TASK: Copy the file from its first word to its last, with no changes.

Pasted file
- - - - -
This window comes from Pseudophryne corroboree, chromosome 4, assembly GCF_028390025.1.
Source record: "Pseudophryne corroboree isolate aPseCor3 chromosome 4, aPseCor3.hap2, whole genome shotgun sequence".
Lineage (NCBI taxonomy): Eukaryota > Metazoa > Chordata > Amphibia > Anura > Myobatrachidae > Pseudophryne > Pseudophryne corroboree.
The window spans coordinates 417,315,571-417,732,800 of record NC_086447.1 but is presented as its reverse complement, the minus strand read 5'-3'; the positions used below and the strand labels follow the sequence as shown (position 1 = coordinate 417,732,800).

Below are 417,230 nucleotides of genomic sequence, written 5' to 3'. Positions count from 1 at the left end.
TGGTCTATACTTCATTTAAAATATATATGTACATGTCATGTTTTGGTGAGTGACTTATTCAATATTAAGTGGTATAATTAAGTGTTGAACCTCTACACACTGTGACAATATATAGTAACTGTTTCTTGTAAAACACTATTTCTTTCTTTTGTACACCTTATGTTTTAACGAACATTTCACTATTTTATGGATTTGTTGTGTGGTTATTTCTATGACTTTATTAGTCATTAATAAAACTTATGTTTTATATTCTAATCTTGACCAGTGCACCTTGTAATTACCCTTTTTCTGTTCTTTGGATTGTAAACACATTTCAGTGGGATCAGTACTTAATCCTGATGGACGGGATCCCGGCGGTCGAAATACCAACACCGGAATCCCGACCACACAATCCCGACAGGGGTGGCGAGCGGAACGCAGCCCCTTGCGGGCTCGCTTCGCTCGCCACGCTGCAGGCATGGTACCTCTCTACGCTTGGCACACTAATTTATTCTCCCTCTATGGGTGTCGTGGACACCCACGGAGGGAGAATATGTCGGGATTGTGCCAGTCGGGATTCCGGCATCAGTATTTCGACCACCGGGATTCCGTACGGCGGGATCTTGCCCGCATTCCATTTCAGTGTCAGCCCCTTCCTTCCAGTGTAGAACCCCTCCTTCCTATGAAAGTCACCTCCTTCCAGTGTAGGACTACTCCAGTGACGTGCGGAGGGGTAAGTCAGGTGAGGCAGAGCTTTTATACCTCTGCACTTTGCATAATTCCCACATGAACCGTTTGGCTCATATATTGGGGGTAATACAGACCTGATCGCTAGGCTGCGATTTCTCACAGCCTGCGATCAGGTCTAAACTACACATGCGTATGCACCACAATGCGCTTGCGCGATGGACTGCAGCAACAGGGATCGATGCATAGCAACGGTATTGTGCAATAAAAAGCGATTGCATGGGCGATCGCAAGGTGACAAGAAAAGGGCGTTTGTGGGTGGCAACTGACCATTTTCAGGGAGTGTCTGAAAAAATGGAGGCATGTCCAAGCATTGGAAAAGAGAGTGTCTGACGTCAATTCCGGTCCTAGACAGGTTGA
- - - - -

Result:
This window comes from Pseudophryne corroboree, chromosome 4, assembly GCF_028390025.1.
Source record: "Pseudophryne corroboree isolate aPseCor3 chromosome 4, aPseCor3.hap2, whole genome shotgun sequence".
Lineage (NCBI taxonomy): Eukaryota > Metazoa > Chordata > Amphibia > Anura > Myobatrachidae > Pseudophryne > Pseudophryne corroboree.
The window spans coordinates 417,315,571-417,732,800 of record NC_086447.1 but is presented as its reverse complement, the minus strand read 5'-3'; the positions used below and the strand labels follow the sequence as shown (position 1 = coordinate 417,732,800).

Below are 417,230 nucleotides of genomic sequence, written 5' to 3'. Positions count from 1 at the left end.
TGGTCTATACTTCATTTAAAATATATATGTACATGTCATGTTTTGGTGAGTGACTTATTCAATATTAAGTGGTATAATTAAGTGTTGAACCTCTACACACTGTGACAATATATAGTAACTGTTTCTTGTAAAACACTATTTCTTTCTTTTGTACACCTTATGTTTTAACGAACATTTCACTATTTTATGGATTTGTTGTGTGGTTATTTCTATGACTTTATTAGTCATTAATAAAACTTATGTTTTATATTCTAATCTTGACCAGTGCACCTTGTAATTACCCTTTTTCTGTTCTTTGGATTGTAAACACATTTCAGTGGGATCAGTACTTAATCCTGATGGACGGGATCCCGGCGGTCGAAATACCAACACCGGAATCCCGACCACACAATCCCGACAGGGGTGGCGAGCGGAACGCAGCCCCTTGCGGGCTCGCTTCGCTCGCCACGCTGCAGGCATGGTACCTCTCTACGCTTGGCACACTAATTTATTCTCCCTCTATGGGTGTCGTGGACACCCACGGAGGGAGAATATGTCGGGATTGTGCCAGTCGGGATTCCGGCATCAGTATTTCGACCACCGGGATTCCGTACGGCGGGATCTTGCCCGCATTCCATTTCAGTGTCAGCCCCTTCCTTCCAGTGTAGAACCCCTCCTTCCTATGAAAGTCACCTCCTTCCAGTGTAGGACTACTCCAGTGACGTGCGGAGGGGTAAGTCAGGTGAGGCAGAGCTTTTATACCTCTGCACTTTGCATAATTCCCACATGAACCGTTTGGCTCATATATTGGGGGTAATACAGACCTGATCGCTAGGCTGCGATTTCTCACAGCCTGCGATCAGGTCTAAACTACACATGCGTATGCACCACAATGCGCTTGCGCGATGGACTGCAGCAACAGGGATCGATGCATAGCAACGGTATTGTGCAATAAAAAGCGATTGCATGGGCGATCGCAAGGTGACAAGAAAAGGGCGTTTGTGGGTGGCAACTGACCATTTTCAGGGAGTGTCTGAAAAAATGGAGGCATGTCCAAGCATTGGAAAAGAGAGTGTCTGACGTCAATTCCGGTCCTAGACAGGTTGA